Simon Foucart, David Koslicki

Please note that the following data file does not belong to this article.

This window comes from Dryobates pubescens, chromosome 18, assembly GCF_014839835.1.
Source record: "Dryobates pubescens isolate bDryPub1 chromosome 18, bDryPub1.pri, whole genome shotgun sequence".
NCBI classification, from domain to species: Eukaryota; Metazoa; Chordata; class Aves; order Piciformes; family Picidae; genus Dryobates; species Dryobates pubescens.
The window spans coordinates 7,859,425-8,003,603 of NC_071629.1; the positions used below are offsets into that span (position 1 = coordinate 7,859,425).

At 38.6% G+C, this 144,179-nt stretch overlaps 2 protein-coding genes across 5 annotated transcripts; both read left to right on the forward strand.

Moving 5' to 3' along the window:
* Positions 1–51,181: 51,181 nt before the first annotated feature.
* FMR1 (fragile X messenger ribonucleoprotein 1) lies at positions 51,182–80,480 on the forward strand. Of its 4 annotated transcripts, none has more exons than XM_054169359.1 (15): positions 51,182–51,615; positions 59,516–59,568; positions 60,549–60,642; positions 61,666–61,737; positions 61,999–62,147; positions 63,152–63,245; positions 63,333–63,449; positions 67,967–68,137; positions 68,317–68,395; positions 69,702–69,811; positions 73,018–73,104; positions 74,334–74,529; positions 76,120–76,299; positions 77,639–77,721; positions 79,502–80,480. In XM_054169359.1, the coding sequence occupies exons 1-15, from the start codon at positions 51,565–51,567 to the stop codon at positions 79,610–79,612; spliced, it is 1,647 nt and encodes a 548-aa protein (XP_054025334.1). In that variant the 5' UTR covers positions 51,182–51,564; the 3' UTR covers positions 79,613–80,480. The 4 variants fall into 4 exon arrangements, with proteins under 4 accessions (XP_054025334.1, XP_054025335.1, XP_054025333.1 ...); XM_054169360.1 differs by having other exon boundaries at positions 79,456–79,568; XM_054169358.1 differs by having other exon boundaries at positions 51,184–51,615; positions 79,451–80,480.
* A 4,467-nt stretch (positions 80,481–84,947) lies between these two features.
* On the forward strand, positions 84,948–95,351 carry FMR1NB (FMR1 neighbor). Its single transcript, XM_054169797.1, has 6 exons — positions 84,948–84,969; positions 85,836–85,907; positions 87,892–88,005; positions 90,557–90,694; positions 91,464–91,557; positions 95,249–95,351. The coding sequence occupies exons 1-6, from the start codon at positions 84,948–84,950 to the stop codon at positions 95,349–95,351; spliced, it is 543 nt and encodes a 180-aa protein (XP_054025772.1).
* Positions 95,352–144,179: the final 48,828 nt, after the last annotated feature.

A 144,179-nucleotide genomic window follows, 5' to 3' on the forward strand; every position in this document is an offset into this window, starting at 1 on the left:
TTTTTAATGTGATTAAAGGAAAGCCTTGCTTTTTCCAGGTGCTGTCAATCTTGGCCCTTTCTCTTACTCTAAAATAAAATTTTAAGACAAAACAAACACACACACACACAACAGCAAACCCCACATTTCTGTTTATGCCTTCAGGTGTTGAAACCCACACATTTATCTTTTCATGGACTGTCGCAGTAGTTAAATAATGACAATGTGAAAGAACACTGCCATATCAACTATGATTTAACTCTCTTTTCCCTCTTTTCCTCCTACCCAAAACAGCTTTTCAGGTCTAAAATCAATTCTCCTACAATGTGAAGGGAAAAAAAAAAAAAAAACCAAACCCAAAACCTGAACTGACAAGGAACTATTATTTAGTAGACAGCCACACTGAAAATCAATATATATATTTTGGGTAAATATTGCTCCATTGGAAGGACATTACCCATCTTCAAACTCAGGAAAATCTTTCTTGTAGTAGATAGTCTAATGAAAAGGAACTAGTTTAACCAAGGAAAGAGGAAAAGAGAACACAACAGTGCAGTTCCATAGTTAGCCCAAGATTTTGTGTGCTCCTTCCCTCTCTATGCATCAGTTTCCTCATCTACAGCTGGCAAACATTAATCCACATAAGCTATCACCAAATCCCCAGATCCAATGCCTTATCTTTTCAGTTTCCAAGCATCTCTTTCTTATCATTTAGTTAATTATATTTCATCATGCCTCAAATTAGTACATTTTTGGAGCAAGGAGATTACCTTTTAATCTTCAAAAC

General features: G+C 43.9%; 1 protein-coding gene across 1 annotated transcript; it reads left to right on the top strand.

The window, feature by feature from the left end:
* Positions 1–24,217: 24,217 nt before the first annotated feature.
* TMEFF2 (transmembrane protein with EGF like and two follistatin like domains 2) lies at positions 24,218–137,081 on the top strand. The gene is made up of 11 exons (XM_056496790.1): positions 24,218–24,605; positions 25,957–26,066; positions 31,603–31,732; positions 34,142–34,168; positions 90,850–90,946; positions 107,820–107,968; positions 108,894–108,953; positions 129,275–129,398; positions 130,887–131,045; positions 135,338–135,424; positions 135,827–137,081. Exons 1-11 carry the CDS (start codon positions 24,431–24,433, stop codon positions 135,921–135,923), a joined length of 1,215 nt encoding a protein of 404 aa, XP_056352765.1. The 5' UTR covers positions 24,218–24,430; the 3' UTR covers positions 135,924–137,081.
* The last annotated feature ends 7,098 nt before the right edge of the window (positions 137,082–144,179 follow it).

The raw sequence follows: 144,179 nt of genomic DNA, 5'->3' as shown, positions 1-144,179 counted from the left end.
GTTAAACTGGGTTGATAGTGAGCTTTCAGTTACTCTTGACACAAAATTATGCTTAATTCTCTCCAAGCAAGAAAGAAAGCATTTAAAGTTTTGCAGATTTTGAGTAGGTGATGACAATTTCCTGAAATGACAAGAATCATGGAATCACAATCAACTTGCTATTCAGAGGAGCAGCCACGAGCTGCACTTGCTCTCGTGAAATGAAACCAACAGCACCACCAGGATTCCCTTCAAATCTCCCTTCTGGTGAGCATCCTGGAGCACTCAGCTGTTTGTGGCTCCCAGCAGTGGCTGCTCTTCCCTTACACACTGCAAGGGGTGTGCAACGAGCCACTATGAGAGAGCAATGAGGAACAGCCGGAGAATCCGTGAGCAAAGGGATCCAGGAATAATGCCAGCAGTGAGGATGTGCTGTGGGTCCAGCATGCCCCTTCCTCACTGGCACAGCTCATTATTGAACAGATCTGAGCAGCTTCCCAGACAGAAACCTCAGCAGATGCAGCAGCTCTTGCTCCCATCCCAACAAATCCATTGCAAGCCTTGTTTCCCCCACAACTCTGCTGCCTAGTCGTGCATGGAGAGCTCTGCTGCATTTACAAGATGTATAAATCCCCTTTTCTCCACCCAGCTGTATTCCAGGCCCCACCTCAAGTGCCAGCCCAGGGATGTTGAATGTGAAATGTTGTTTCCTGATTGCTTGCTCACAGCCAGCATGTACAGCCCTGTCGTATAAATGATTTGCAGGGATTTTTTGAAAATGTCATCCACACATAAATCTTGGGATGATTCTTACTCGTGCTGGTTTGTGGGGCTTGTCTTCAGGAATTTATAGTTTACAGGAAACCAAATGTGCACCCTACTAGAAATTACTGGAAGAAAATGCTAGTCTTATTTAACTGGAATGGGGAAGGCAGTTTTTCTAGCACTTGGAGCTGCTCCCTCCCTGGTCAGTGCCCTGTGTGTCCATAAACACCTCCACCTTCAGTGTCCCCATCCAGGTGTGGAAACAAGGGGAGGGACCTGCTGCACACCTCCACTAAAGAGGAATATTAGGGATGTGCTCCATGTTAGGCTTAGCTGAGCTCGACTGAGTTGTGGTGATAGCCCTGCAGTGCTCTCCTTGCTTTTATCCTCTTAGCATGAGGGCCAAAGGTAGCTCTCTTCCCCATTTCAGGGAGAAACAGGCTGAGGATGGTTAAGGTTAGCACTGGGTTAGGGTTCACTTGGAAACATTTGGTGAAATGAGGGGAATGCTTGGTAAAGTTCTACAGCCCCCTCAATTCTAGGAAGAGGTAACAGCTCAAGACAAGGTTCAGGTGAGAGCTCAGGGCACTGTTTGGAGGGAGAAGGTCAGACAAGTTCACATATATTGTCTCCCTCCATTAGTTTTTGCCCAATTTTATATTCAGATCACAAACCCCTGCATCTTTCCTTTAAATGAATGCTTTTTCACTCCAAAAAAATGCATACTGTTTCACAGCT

When analyzing communities of microorganisms from their sequenced DNA, an important task is taxonomic profiling: enumerating the presence and relative abundance of all organisms, or merely of all taxa, contained in the sample. This task can be tackled via compressive-sensing-based approaches, which favor communities featuring the fewest organisms among those consistent with the observed DNA data. Despite their successes, these parsimonious approaches sometimes conflict with biological realism by overlooking organism similarities. Here, we leverage a recently developed notion of biological diversity that simultaneously accounts for organism similarities and retains the optimization strategy underlying compressive-sensing-based approaches. We demonstrate that minimizing biological diversity still produces sparse taxonomic profiles and we experimentally validate superiority to existing compressive-sensing-based approaches. Despite showing that the objective function is almost never convex and often concave, generally yielding NP-hard problems, we exhibit ways of representing organism similarities for which minimizing diversity can be performed via a sequence of linear programs guaranteed to decrease diversity. Better yet, when biological similarity is quantified by k-mer co-occurrence (a popular notion in bioinformatics), minimizing diversity actually reduces to one linear program that can utilize multiple k-mer sizes to enhance performance. In proof-of-concept experiments, we verify that the latter procedure can lead to significant gains when taxonomically profiling a metagenomic sample, both in terms of reconstruction accuracy and computational performance.